Would you say, first off, that it is primarily a concern about domestic weapons, domestically manufactured and domestically trafficked weapons, or is it really a border issue? I'd love to hear your perspective on that.
    Then I have another question for you around the manufacturing of these weapons and what we might do.
     Sir, not to split the difference, but I believe it's an equal problem on both sides. Firearms, especially handguns, are being brought in from the United States. These handguns are not being used for any lawful purpose. They're being used to commit violence.
     We definitely need to work with our partners at CBSA and the RCMP border integrity teams in order to be able to combat those illegal importations and make sure that domestic firearms are secured and domestic firearms are not falling into the hands of the criminal element through theft or the use of straw purchasers. A straw purchaser is someone who has a lawful firearms licence, who is able to lawfully purchase firearms, but who is being used by the criminal element to go out and purchase non-restricted firearms, which are then entering into the criminal groups through that kind of lawful means.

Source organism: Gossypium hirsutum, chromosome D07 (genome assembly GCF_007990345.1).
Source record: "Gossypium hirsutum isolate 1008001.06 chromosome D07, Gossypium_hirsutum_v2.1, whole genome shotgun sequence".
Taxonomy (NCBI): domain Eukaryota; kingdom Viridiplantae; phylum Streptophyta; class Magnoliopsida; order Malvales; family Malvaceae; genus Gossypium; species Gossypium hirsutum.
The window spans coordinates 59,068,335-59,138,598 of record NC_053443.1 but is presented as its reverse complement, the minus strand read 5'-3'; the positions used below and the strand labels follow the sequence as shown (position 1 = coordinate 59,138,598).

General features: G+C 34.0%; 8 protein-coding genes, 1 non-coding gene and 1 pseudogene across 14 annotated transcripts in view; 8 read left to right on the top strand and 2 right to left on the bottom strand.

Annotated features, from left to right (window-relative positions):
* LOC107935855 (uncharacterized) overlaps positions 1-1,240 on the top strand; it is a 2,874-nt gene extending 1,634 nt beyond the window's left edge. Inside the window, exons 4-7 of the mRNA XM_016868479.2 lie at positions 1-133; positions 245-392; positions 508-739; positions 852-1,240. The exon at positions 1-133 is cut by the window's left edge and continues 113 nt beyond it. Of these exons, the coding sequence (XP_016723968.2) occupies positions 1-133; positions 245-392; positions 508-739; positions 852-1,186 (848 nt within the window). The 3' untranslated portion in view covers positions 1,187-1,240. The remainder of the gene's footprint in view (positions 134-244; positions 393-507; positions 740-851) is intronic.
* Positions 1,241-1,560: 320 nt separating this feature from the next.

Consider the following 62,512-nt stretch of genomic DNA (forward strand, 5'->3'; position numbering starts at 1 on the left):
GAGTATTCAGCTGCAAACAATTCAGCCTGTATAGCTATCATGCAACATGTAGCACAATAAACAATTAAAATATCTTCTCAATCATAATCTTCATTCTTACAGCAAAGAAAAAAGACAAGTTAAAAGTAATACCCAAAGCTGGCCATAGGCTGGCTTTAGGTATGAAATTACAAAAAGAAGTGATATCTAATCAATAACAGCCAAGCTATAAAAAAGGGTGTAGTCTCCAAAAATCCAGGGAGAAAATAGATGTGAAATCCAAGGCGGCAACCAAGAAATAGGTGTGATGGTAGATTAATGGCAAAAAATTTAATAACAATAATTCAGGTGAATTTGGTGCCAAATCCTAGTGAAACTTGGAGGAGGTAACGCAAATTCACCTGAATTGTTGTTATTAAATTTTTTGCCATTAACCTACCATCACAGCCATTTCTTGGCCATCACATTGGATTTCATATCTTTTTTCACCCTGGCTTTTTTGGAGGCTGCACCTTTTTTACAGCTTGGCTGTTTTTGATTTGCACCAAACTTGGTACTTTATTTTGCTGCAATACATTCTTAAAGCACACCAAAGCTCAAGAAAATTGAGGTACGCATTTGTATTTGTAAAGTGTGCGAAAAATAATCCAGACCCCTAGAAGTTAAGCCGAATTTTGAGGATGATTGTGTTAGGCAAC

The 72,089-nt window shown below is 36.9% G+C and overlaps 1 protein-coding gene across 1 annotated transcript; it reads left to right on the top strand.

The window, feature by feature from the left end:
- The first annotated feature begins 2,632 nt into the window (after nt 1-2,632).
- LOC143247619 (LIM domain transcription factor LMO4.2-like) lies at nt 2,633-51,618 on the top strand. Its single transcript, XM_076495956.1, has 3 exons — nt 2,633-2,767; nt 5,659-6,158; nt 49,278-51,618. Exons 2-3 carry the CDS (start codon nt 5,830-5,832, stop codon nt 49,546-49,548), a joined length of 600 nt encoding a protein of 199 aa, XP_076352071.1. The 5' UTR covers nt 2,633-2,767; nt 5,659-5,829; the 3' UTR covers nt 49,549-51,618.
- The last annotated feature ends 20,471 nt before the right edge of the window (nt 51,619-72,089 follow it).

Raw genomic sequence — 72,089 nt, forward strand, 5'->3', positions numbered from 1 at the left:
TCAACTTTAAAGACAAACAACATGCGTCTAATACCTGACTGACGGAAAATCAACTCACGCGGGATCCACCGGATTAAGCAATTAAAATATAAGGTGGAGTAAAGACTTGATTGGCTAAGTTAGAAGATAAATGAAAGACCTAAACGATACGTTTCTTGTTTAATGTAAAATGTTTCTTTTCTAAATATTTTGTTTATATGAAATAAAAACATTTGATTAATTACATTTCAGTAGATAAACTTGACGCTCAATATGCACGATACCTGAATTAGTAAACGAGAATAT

I know we don't have much time, but I'd love to dig into the question you raised around the regulation of parts that are required to manufacture weapons. Can you talk a little bit about what you would like to see? In an ideal world, how would this roll out? What would be some of the recommendations you would have around this? This is uncharted territory and I think it's something that we need to get our heads around very quickly.
    Yes, I'd like to see the regulation of the purchase of parts. As I said, we had a target recently who purchased 50 Glock slides and barrels. I would be hard pressed to find a lawful reason for a legal gun owner or gun enthusiast to possess 50 Glock slides and barrels. It's simply not a consumable part that you wear out that quickly.
    It's the same thing with trigger assemblies. Definitely, I see there's a need for gun enthusiasts and lawful gun owners to be able to replace and upgrade their trigger assemblies, but when these are being purchased en masse or in bulk, being imported or being possessed in bulk, I believe it's definitely an indicator of firearms manufacturing.
    I would like to see some type of regulation into the purchase, importation and possession of key firearms parts that are being used to manufacture ghost guns.
    I suspect I'm running out of time, but I'll say one more thing very quickly. If you would be willing—and your colleagues as well—to provide us any additional recommendations in writing around this or what you might like to see in terms of legislation, it would be very helpful to us. Recommendations like these are super helpful to us. I'll leave that invitation open to you and to your colleagues, sir.
    Again, thank you all for your service, and thank you for what you are doing to keep our communities safe.